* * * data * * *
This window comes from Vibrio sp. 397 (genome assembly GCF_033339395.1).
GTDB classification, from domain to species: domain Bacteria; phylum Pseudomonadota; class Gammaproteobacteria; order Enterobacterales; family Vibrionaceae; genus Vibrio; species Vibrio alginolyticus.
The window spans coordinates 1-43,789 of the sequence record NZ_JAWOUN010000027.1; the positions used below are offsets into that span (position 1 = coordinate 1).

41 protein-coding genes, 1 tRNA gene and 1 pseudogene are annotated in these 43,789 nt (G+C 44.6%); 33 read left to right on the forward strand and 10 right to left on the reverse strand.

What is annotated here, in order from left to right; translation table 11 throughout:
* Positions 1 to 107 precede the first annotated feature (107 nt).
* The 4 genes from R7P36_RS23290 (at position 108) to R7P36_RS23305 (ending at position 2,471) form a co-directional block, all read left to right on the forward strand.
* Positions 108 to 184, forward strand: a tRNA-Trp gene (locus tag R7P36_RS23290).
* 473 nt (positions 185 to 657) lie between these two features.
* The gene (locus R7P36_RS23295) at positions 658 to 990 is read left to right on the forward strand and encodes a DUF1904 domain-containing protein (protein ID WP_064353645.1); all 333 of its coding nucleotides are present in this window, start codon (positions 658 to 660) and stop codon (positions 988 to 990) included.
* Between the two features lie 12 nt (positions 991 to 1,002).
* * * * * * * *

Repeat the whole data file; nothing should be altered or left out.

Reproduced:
This window comes from Vibrio sp. 397 (genome assembly GCF_033339395.1).
GTDB classification, from domain to species: domain Bacteria; phylum Pseudomonadota; class Gammaproteobacteria; order Enterobacterales; family Vibrionaceae; genus Vibrio; species Vibrio alginolyticus.
The window spans coordinates 1-43,789 of the sequence record NZ_JAWOUN010000027.1; the positions used below are offsets into that span (position 1 = coordinate 1).

41 protein-coding genes, 1 tRNA gene and 1 pseudogene are annotated in these 43,789 nt (G+C 44.6%); 33 read left to right on the forward strand and 10 right to left on the reverse strand.

What is annotated here, in order from left to right; translation table 11 throughout:
* Positions 1 to 107 precede the first annotated feature (107 nt).
* The 4 genes from R7P36_RS23290 (at position 108) to R7P36_RS23305 (ending at position 2,471) form a co-directional block, all read left to right on the forward strand.
* Positions 108 to 184, forward strand: a tRNA-Trp gene (locus tag R7P36_RS23290).
* 473 nt (positions 185 to 657) lie between these two features.
* The gene (locus R7P36_RS23295) at positions 658 to 990 is read left to right on the forward strand and encodes a DUF1904 domain-containing protein (protein ID WP_064353645.1); all 333 of its coding nucleotides are present in this window, start codon (positions 658 to 660) and stop codon (positions 988 to 990) included.
* Between the two features lie 12 nt (positions 991 to 1,002).